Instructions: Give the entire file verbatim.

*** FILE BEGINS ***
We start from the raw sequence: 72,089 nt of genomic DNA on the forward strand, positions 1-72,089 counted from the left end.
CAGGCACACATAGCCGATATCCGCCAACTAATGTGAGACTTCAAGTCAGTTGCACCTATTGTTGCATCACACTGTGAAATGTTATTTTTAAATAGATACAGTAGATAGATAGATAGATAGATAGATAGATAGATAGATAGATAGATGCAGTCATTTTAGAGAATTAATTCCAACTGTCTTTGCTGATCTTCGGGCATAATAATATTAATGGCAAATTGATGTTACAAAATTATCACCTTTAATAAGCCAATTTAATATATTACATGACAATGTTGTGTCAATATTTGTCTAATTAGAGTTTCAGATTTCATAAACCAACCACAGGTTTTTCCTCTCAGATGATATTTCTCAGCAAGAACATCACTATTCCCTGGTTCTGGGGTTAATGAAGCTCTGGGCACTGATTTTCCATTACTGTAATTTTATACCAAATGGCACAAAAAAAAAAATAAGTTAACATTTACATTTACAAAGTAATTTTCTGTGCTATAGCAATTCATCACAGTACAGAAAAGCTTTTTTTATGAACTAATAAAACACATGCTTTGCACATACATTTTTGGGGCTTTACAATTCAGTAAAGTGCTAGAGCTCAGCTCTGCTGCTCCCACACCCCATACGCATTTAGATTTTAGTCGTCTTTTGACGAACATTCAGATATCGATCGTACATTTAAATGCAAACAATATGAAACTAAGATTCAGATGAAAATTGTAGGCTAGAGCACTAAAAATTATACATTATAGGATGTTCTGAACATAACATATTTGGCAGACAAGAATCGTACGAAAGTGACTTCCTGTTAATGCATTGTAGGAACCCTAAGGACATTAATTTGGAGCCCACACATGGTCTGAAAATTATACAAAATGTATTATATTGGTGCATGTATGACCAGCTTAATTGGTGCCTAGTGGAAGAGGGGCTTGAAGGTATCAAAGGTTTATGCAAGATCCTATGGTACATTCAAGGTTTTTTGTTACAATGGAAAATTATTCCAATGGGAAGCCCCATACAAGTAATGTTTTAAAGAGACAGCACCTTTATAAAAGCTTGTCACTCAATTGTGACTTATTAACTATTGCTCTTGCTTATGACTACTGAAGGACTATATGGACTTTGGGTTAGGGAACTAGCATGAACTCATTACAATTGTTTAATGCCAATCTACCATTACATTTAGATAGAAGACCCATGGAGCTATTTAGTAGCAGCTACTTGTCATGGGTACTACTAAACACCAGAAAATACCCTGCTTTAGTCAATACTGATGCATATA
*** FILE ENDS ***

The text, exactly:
We start from the raw sequence: 72,089 nt of genomic DNA on the forward strand, positions 1-72,089 counted from the left end.
CAGGCACACATAGCCGATATCCGCCAACTAATGTGAGACTTCAAGTCAGTTGCACCTATTGTTGCATCACACTGTGAAATGTTATTTTTAAATAGATACAGTAGATAGATAGATAGATAGATAGATAGATAGATAGATAGATAGATGCAGTCATTTTAGAGAATTAATTCCAACTGTCTTTGCTGATCTTCGGGCATAATAATATTAATGGCAAATTGATGTTACAAAATTATCACCTTTAATAAGCCAATTTAATATATTACATGACAATGTTGTGTCAATATTTGTCTAATTAGAGTTTCAGATTTCATAAACCAACCACAGGTTTTTCCTCTCAGATGATATTTCTCAGCAAGAACATCACTATTCCCTGGTTCTGGGGTTAATGAAGCTCTGGGCACTGATTTTCCATTACTGTAATTTTATACCAAATGGCACAAAAAAAAAAATAAGTTAACATTTACATTTACAAAGTAATTTTCTGTGCTATAGCAATTCATCACAGTACAGAAAAGCTTTTTTTATGAACTAATAAAACACATGCTTTGCACATACATTTTTGGGGCTTTACAATTCAGTAAAGTGCTAGAGCTCAGCTCTGCTGCTCCCACACCCCATACGCATTTAGATTTTAGTCGTCTTTTGACGAACATTCAGATATCGATCGTACATTTAAATGCAAACAATATGAAACTAAGATTCAGATGAAAATTGTAGGCTAGAGCACTAAAAATTATACATTATAGGATGTTCTGAACATAACATATTTGGCAGACAAGAATCGTACGAAAGTGACTTCCTGTTAATGCATTGTAGGAACCCTAAGGACATTAATTTGGAGCCCACACATGGTCTGAAAATTATACAAAATGTATTATATTGGTGCATGTATGACCAGCTTAATTGGTGCCTAGTGGAAGAGGGGCTTGAAGGTATCAAAGGTTTATGCAAGATCCTATGGTACATTCAAGGTTTTTTGTTACAATGGAAAATTATTCCAATGGGAAGCCCCATACAAGTAATGTTTTAAAGAGACAGCACCTTTATAAAAGCTTGTCACTCAATTGTGACTTATTAACTATTGCTCTTGCTTATGACTACTGAAGGACTATATGGACTTTGGGTTAGGGAACTAGCATGAACTCATTACAATTGTTTAATGCCAATCTACCATTACATTTAGATAGAAGACCCATGGAGCTATTTAGTAGCAGCTACTTGTCATGGGTACTACTAAACACCAGAAAATACCCTGCTTTAGTCAATACTGATGCATATA